What’s the big deal?

Image of Jarome Iginla playing for Pittsburg Penguins via Pittsburg Penguins Facebook page
Image of Jarome Iginla playing for Pittsburg Penguins via Pittsburg Penguins Facebook page

NHL’s lacklustre trade deadline

By Elliot Chan, Staff Writer

“I’m proud to be a Vancouver Canuck,” were Roberto Luongo’s words after the trade deadline on April 3. “I love it here and I love my teammates. I would love nothing better than to win a Stanley Cup here.”

There was no way for Canucks general manager, Mike Gillis to give a discount for one of the top goalies in the league, even if he is currently a backup. Early in the season, rumors about Toronto and Florida’s interest for the Canucks’ goalie surfaced, but Gillis refused to consider his team as one selling away players. Luongo is the ace in Gillis’ hand, and it would be a shame if he simply folded. “It was tough to make trades today,” Gillis tweeted moments after the deadline.

The Canucks managed to make one significant move, adding 29-year-old centre Derek Roy from the Dallas Stars for young prospect and former Vancouver Giant Kevin Connauton. Roy should be able to give a solid contribution on the third-line when Ryan Kesler returns from his injury.

Elsewhere, trade deadline day was anti-climactic, since Jarome Iginla was shipped out of Calgary to Pittsburgh earlier in the week. The New York Rangers were busy prior to the deadline landing highly-touted forward Ryane Clowe from the San Jose Sharks. Clowe is full of intangible talent that any playoff team could use in the playoffs. The Rangers also dealt Marian Gaborik to the Columbus Blue Jackets. Since grabbing Rick Nash from the Blue Jackets in the summer, the Rangers have been going through a revolving door of forwards. Perhaps they finally have the championship team they were looking for, but with a constant flux, the Rangers should be wary of their team chemistry.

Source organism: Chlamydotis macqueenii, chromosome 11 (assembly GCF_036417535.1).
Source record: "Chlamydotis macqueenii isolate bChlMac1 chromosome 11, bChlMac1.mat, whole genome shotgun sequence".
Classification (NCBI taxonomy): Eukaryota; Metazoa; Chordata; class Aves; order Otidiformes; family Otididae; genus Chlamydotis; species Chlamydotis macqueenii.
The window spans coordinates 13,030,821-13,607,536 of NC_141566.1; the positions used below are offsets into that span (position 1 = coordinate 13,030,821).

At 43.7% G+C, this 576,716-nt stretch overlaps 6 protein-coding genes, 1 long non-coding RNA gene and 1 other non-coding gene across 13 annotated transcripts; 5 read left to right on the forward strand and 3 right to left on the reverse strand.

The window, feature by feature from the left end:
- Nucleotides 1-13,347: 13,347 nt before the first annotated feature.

The Boston Bruins also made a move, picking up veteran forward Jaromir Jagr from the rebuilding Dallas Stars. Jagr has been trade bait for many years and for good reason. Not only does he have more experience than any other play in the NHL, he was also the scoring point leader for the Stars. The Stars are in a clear rebuilding state since trading away captain Brendan Morrow to the Pittsburgh Penguins.

Another rebuilding team who lost their long time captain are the Calgary Flames, who many expected were also going to trade goaltender Mikka Kiprusoff or defensemen Jay Bouwmeester. Turns out it was the defensemen that had to go. St. Louis Blues acquired Bouwmeester for draft picks, a defenseman, and a prospect goaltender.

The teams vying for the championships also turned out their pockets on trade deadline day. The Anaheim Ducks snatched up speedy winger Matthew Lombardi from the Phoenix Coyotes while the Chicago Blackhawks added to their offensive depth with Michal Handzus from the San Jose Sharks. And the Minnesota Wilds, a team sliding under the radar, picked up Buffalo Sabres’ captain, Jason Pominville.

The theme this year is team captains jumping ships for a chance to win the Stanley Cup. Although fans usually feel the heartbreak, players understand that deadline day is all business.

“I wish we had more success over the past few years,” said Iginla, as he reminisced about his time in Calgary. “I know it wasn’t lack of effort from the organization.”

Often torn between loyalty and regret, team captains have to step down as the face of an organization to win the cup. The worst thing that can happen is for a player to over stay their welcome. All eyes are on Gillis, wondering what status Luongo will be in next season.